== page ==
“Thanks so much for coming by Mr. Ralston.”

“You must be Tim. This is my wife Amy. We were having dinner nearby. She’s very knowledgeable about financial matters. I hope you don’t mind if she sits in.”

She smiled at me pleasantly but didn’t speak. She had a nice way about her.

“Hello Amy. Come on in, please. Excuse the bare space. Dad wants to carpet the living room floor before he moves his furniture in. We can talk in the kitchen.”

I closed the door, stood back, and motioned for them to enter. Ralston went first and as soon as his wife passed me, I put the gun to the back of her head and fired.

The noise sounded like a cannon shot in the empty house. Ralston jumped about three feet. She dropped straight down without a sound. Blood oozed from her head onto the hardwood floor. Ralston froze with fear when he landed.

“Oh my God, you’ve murdered Amy.

He looked down at his wife but didn’t make a move to assist her. He stood stock-still. White-faced.

“Tell me Brian, did you really think you could cheat all those people without any blow-back? That you could prey on the weak without consequences. Haven’t you taken any notice of the Wolf’s message?”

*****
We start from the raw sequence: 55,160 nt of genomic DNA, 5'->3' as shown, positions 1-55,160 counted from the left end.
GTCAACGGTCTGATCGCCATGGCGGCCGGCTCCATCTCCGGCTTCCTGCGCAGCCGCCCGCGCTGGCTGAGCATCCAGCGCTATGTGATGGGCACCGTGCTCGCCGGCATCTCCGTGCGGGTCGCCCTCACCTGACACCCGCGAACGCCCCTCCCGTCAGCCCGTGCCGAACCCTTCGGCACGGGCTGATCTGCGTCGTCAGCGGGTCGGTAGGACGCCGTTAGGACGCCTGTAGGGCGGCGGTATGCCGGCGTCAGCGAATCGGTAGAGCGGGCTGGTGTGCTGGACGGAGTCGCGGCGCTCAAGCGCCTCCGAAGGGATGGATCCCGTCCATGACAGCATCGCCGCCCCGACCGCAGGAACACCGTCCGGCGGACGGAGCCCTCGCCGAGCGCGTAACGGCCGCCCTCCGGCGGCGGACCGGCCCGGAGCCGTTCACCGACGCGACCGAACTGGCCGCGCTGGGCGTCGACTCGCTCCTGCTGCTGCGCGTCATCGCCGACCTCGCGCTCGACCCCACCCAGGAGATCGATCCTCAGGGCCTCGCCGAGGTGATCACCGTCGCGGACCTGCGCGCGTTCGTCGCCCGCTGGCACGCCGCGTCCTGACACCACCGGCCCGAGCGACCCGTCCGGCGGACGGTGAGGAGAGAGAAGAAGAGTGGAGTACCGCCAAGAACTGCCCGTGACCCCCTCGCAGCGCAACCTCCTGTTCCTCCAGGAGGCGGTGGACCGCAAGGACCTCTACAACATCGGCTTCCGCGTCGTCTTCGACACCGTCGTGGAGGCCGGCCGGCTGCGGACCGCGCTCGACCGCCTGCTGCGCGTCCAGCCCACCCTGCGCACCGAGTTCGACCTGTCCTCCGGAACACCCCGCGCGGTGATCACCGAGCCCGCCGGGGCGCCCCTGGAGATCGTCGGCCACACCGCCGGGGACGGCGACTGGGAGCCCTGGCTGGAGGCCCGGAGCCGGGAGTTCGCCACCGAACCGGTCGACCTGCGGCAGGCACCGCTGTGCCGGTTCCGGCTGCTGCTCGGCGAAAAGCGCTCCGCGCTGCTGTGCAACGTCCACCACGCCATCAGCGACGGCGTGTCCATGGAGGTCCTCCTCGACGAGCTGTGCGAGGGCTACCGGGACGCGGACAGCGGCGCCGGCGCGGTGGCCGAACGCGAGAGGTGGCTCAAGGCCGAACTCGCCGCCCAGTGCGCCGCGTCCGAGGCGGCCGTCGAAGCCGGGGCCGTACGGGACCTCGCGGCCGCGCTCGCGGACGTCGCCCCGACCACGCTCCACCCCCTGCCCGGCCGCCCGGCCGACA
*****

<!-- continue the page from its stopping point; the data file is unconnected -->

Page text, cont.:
“Please don’t kill me. I can give you money. Lots of money. Please, Tim, let me live.”

I aimed the gun with both hands, TV cop-style.

“No, no. I’ll give you anything. Please don’t kill me. Please… please.”

The front of his pants was all wet. The hairy ape pissed himself.

“You forfeited your right to live a long time ago, you lowlife cocksucker.”

I fired and hit him in the chest. He fell back against the wall and skidded along it, using his shoulders as a brace, smearing blood. The bullet must have gone right through. The exit wound would be messy. He was spitting blood. Choking out what sounded like words, like he had some last wisdom to depart.

It was a sordid scene, a dead woman on the floor, blood all over, its metallic death smell permeating everything, and this human cockroach clinging to his life like it was worth something. I moved a few steps forward and shot him in the face, just below his left eye. He fell to the floor gurgling. Bits of hair and flesh stuck on the wall. So much blood. I dropped the letter in a clean spot on the hardwood and turned the lights off. I left by the back door.

I took the alleys home, at a moderate pace. Daylight had turned to dusk in the few minutes I was inside. Nobody was about. I stopped at the top of the hill, a block from home, to compose myself. Blow-back from the Amy’s head splattered my hand and the right sleeve of my jacket. The gun had blood on it, too, and I had transferred some of it to my clothes. Messy business.

I put the gun under the back porch before going in the house. Kate was in the kitchen, sipping tea in her rocker, watching one of her shows.